Yes, raw, whole, organic milk eliminates concerns like pesticides, hormones, antibiotics, and the effects of homogenization and pasteurization -- but to me, these benefits don't outweigh dairy's potential risks.
From an evolutionary point of view, milk is a strange food for humans. Until 10,000 years ago we didn't domesticate animals and weren't able to drink milk (unless some brave hunter-gather milked a wild tiger or buffalo!).
If you don't believe that, consider this: The majority of humans naturally stop producing significant amounts of lactase - the enzyme needed to properly metabolize lactose, the sugar in milk -- sometime between the ages of two and five. In fact, for most mammals, the normal condition is to stop producing the enzymes needed to properly digest and metabolize milk after they have been weaned.
Our bodies just weren't made to digest milk on a regular basis. Instead, most scientists agree that it's better for us to get calcium, potassium, protein, and fats from other food sources, like whole plant foods -- vegetables, fruits, beans, whole grains, nuts, seeds, and seaweed.
So here is my advice for dealing with dairy.
6 Tips for Dealing with Dairy
• Take your Cow for a Walk. It will do you much more good than drinking milk.
• Don't rely on dairy for healthy bones. If you want healthy bones, get plenty of exercise and supplement with 2,000 IU of vitamin D daily.
• Get your calcium from food. These include dark green leafy vegetables, sesame tahini, sea vegetables, and sardines or salmon with the bones.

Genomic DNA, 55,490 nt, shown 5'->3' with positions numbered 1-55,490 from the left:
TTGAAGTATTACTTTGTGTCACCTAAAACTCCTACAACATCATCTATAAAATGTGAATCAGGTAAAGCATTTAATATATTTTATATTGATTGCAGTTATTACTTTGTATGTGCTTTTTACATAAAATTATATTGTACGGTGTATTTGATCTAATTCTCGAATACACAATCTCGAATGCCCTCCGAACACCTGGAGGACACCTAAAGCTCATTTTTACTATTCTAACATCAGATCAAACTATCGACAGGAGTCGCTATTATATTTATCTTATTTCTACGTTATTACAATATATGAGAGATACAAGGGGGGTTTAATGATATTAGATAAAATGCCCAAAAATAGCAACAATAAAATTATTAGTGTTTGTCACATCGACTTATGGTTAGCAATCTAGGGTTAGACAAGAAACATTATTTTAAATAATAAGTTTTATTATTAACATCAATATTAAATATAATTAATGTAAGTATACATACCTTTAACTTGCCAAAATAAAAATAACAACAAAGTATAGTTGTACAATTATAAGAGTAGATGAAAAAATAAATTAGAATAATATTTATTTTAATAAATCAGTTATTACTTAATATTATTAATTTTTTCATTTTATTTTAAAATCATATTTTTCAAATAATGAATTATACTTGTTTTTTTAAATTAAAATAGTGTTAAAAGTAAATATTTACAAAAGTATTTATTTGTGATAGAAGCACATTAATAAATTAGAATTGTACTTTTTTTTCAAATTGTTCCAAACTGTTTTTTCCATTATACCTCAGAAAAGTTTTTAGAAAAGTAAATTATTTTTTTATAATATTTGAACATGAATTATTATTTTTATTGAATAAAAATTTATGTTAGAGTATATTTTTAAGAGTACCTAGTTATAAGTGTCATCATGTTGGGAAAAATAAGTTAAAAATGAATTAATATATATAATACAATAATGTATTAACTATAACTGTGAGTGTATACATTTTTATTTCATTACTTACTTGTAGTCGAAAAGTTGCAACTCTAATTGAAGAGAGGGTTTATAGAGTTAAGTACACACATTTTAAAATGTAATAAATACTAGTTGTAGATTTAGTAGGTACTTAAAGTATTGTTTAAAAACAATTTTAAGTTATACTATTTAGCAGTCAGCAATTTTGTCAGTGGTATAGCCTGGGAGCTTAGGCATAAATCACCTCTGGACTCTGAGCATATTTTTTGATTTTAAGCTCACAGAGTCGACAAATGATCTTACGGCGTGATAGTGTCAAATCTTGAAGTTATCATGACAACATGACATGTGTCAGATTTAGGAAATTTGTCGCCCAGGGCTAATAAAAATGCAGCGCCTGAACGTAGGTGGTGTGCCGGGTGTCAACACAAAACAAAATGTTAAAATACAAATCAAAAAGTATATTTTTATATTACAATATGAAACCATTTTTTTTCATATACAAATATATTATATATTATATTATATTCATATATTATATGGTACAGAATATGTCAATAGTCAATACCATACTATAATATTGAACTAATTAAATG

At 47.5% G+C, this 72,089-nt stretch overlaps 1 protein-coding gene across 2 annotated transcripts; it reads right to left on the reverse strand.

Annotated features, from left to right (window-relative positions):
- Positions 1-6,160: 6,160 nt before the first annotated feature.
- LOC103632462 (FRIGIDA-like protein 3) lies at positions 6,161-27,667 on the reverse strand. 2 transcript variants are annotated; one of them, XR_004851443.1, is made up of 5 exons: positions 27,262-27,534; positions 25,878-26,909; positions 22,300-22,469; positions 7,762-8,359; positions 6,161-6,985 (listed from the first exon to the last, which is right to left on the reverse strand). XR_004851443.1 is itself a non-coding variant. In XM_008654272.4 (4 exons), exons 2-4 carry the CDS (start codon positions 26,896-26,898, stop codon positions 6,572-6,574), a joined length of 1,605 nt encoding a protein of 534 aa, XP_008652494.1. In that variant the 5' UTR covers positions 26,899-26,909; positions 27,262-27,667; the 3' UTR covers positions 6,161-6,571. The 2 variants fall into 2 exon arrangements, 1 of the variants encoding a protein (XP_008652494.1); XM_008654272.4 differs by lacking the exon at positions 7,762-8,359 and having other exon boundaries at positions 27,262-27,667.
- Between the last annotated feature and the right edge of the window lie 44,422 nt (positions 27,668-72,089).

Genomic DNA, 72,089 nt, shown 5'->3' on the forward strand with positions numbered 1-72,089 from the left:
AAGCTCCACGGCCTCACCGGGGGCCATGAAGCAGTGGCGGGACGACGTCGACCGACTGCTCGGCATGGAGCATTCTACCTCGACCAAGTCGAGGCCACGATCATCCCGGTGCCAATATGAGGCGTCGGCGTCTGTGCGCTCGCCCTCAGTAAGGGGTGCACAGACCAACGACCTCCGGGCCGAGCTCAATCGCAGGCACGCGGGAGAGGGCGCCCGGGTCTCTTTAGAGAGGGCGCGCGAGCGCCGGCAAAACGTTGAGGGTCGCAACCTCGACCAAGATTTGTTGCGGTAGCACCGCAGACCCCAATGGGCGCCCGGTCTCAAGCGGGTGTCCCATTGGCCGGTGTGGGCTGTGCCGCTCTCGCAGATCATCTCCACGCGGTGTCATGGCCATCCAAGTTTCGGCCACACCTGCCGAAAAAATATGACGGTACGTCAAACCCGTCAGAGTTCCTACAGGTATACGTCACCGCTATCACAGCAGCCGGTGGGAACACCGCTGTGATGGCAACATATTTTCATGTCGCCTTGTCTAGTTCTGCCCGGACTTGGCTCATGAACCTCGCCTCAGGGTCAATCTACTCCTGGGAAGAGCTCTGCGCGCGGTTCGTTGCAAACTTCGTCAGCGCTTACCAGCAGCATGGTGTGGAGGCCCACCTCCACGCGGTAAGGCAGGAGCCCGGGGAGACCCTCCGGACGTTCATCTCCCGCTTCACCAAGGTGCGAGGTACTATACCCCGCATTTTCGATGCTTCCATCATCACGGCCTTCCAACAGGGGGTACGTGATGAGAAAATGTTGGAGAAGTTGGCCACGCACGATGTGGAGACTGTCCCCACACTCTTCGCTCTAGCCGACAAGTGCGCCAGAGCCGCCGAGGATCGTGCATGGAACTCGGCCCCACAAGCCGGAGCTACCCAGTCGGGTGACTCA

• Try giving up all dairy. That means eliminate milk, cheese, yogurt, and ice cream for two weeks and see if you feel better. You should notice improvements with your sinuses, post-nasal drip, headaches, irritable bowel syndrome, energy, and weight. Then start eating dairy again and see how you feel. If you feel worse, you should try to give it up for life.
• If you can tolerate dairy, use only raw, organic dairy products. I suggest focusing on fermented products like unsweetened yogurt and kefir, occasionally.
• If you have to feed your child formula from milk, don't worry. The milk in infant formula is hydrolyzed or broken down and easier to digest (although it can still cause allergies). Once your child is a year old, switch him or her to real food and almond milk.
Still got milk? I hope not! Remember, dairy is not crucial for good health. I encourage you to go dairy-free and see what it does for you.
The Best Milk Substitutes
If almond milk is hard to get, you can also try rice or soy milk. I strongly suggest consuming only organic soy milk to insure it’s not made with genetically modified soy. There is also some controversy about unfermented soy products, so try to use it in moderation.
Now I'd like to hear from you ...
Do you agree or disagree that dairy is bad for you?
Have you experienced any problems consuming dairy?
What changes -- for better or worse -- have you experienced if you've tried eliminating dairy?
Please let me know your thoughts by leaving a comment below...
To your good health,